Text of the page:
ABOUT THIS COURSE

This course is designed to help teachers of CIE IGCSE History help their students to reach their full potential and show what is required to attain the top grades.

The course will focus on what is required to gain top levels in examination questions and how you can effectively teach this in the classroom. There will be guidance on how to get students to analyse sources and interpretations effectively and how to use that technique, combined with their knowledge, to reach the very top grades. The course will also look at ways to enable students to write effective essays in the time allowed.

BENEFITS OF ATTENDING

  • Increased understanding of classroom strategies to help students boost their exam performance and achieve grades 7-9 or A*A.
  • Practical ideas on how to structure answers, particularly the ones students find tricky
  • Materials and ideas to use in the classroom to improve revision
COURSE DATES Online | Friday 11 June 2021
WHO SHOULD ATTEND? 
  • All teachers of Pearson CIE Cambridge International Examinations GCSE History
COURSE CODE 8474
IN-SCHOOL You can also book this as an In-School Course
INCLUDED
  • A specially prepared folder of detailed notes, practical advice and guidance
  • Notes prepared by the educational experts leading the course
  • Expert produced PowerPoint presentations
  • CPD Certificate of attendance

 

10.00 – 11.15am –  Grades 8-9 (A*A): what do they involve?

  • What are the key differences between IGCSE and GCSE?
  • Structure of CIE IGCSE History and what this requires of the best students
  • Feedback and grading 2019 and what this tells us about the standard high ability students are expected to meet
  • Key attributes of Grades 8-9 students in the classroom
  • Grades 8-9: what are the differences between these?
  • Analysis of the mark schemes – what were the examiners looking for
  • How to encourage top level students to ‘move up’ further and become independent learners
  • Getting top level students to produce the right amount in exam conditions in extended writing

11.15 – 11.35am – Discussion: coffee break

11.35am – 12.25pm – Key issues in Paper 1 for Grade 9 students (A*A)

  • Approaches to paper 1 where to get the top marks in the paper with the highest weighting
  • Covering the content to ensure high level thinking
  • Detailed analysis of the exam questions
  • Analysis of content for levels in the mark scheme
  • Activities for use in class to stretch the top end
  • Revision tips to ensure top level students succeed in the exams
  • Reviewing and marking specimen scripts to see the necessary standard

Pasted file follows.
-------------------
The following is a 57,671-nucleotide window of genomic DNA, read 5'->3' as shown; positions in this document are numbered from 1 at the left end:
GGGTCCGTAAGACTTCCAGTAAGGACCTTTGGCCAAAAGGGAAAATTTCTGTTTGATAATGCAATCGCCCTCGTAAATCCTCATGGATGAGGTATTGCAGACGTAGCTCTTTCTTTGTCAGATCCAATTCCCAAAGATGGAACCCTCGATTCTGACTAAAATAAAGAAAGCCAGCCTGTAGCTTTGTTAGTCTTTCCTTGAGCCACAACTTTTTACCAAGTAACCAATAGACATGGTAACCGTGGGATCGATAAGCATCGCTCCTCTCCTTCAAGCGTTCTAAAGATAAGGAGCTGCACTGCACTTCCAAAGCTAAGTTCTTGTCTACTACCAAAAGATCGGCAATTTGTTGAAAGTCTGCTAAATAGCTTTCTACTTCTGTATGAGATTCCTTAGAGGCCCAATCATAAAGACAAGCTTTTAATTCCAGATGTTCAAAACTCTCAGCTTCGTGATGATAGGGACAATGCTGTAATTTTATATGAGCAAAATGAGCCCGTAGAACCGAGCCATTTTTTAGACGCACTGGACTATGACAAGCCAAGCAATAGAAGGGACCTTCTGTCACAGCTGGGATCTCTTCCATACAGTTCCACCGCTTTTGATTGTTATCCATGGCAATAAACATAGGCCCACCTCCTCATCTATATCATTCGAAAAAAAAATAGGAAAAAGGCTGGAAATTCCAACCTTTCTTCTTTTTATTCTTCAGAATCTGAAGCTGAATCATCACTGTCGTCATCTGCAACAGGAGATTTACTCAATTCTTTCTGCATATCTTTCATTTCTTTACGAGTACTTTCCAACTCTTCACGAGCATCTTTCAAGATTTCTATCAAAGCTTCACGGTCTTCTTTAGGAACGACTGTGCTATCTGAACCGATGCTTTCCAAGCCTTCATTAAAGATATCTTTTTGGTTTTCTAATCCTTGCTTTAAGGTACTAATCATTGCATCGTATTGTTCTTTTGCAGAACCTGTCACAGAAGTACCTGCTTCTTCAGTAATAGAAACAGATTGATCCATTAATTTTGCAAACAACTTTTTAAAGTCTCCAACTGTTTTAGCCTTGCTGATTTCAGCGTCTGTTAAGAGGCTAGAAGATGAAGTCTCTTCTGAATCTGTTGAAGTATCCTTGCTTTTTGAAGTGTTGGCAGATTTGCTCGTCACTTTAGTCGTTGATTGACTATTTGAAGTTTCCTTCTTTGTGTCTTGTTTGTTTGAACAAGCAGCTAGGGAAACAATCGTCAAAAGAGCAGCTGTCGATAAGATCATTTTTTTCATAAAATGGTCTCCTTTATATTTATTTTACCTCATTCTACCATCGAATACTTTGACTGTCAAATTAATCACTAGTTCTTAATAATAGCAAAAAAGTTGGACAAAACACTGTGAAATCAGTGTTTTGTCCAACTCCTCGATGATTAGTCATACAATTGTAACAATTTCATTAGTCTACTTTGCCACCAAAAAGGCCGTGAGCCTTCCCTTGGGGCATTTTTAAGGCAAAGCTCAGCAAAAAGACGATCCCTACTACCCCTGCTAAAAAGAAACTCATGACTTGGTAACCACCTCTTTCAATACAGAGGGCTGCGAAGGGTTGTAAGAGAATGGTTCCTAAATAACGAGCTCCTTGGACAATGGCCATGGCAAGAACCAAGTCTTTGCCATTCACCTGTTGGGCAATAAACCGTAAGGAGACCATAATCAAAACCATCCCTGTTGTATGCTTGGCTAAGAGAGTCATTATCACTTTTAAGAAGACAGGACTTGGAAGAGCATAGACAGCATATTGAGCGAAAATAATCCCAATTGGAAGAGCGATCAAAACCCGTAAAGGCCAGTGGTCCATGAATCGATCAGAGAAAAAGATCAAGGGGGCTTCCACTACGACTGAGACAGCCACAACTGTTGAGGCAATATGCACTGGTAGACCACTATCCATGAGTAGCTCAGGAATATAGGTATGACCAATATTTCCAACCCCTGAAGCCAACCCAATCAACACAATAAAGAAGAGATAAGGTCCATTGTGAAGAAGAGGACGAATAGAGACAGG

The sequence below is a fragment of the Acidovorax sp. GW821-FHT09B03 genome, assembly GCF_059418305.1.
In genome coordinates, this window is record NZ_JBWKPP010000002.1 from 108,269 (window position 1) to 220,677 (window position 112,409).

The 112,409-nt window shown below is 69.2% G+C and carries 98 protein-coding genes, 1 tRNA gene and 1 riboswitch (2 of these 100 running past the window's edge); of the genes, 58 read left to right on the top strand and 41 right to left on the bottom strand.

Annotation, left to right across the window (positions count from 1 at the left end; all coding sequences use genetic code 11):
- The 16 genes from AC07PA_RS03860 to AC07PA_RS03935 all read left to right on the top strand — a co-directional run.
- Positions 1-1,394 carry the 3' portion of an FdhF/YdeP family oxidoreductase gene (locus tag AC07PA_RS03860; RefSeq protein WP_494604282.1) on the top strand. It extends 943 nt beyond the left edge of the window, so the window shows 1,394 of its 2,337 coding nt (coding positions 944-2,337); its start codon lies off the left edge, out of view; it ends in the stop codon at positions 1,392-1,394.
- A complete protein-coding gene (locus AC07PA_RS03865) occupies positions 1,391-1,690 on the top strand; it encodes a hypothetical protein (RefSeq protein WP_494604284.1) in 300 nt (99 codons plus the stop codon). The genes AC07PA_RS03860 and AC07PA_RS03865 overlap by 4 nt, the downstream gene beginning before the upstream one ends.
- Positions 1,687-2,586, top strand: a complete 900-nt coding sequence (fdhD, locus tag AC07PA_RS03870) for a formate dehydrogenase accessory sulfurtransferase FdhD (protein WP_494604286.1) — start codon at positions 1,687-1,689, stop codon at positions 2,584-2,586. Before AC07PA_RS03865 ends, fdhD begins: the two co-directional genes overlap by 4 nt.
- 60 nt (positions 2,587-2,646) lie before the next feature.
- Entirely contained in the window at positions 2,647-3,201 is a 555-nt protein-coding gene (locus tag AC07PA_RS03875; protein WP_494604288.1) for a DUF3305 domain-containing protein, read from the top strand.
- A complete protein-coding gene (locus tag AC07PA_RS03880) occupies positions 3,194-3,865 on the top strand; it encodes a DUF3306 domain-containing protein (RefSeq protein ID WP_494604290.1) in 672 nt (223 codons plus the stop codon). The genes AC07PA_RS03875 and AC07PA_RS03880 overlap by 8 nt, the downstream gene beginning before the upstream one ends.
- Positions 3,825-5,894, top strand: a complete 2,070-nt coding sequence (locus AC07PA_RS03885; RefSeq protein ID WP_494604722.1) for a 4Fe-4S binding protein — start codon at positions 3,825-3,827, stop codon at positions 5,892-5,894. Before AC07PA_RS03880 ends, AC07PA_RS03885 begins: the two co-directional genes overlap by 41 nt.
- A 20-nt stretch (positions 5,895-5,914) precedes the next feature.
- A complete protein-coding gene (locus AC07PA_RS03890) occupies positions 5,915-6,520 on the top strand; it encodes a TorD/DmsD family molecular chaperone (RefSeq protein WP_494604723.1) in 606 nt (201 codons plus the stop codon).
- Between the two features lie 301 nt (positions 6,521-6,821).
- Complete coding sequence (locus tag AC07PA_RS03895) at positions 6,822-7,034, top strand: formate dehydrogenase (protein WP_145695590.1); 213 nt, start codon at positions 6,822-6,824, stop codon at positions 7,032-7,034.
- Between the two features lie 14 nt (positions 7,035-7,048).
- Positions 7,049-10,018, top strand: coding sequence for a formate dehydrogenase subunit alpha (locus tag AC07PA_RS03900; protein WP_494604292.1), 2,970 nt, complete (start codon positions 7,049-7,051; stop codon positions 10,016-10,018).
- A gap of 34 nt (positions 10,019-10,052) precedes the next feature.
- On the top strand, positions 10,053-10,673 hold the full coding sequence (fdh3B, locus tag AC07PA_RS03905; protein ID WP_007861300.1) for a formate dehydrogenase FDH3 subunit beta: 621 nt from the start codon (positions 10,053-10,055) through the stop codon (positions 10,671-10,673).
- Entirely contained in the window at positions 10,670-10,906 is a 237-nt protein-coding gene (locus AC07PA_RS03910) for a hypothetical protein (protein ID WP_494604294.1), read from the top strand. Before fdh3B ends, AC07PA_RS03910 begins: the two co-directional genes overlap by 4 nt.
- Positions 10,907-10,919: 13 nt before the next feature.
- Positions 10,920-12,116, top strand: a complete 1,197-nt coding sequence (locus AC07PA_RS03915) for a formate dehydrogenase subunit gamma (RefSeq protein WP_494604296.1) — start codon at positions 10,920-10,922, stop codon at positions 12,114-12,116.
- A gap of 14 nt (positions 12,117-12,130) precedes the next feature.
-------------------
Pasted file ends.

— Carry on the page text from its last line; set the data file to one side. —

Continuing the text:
12.30 – 1.30pm – Lunch and informal discussion

1.30 – 2.10pm – Key issues in Paper 2 for ensuring high level students succeed

  • Detailed analysis of the Edexcel questions – what are they looking for from the very best answers?
  • Approaches to using sources with higher ability GCSE students
  • Sources and how to ‘go deep’ on them.
  • Dealing with terminology and the CIE phrasing of the questions
  • Activities for use in class and for teaching key topics to high end students
  • Reviewing and marking specimen scripts
  • Revision that works on Paper 2

2.10 – 2.30pm – Discussion: afternoon tea

2.30 – 3.10pm – Key issues in Paper 3 for those aspiring to Grade 9 (A*A)

  • Writing the extended question answer what does it take to get full marks!
  • Detailed analysis of the questions and what the Edexcel examiners were looking for
  • Analysis of content for levels in the mark scheme
  • Dealing with the depth of content in your teaching
  • Ideas for lessons to tackle key topics for the significance question: Paper 3
  • Activities for use in class to stretch the most able
  • Working to the standard: reviewing and marking specimen scripts
  • Revision

3.10 – 3.25pm – Plenary and depart

Christopher Terry

Christopher Terry is the Academic Director at Keynote Educational, an ex-head teacher and experienced teacher of History. He has been an examiner for History with all the major English exam boards: AQA, Pearson, OCR and the International Baccalaureate. He has also been employed as a teacher trainer with a major Exam board delivering teacher training in History Internationally and in the UK. He also has been a specialist advisor to OFQUAL for History and has been recognised by the Historical Association as an outstanding practitioner. He has made valuable contributions to both educational conferences and has written many educational articles.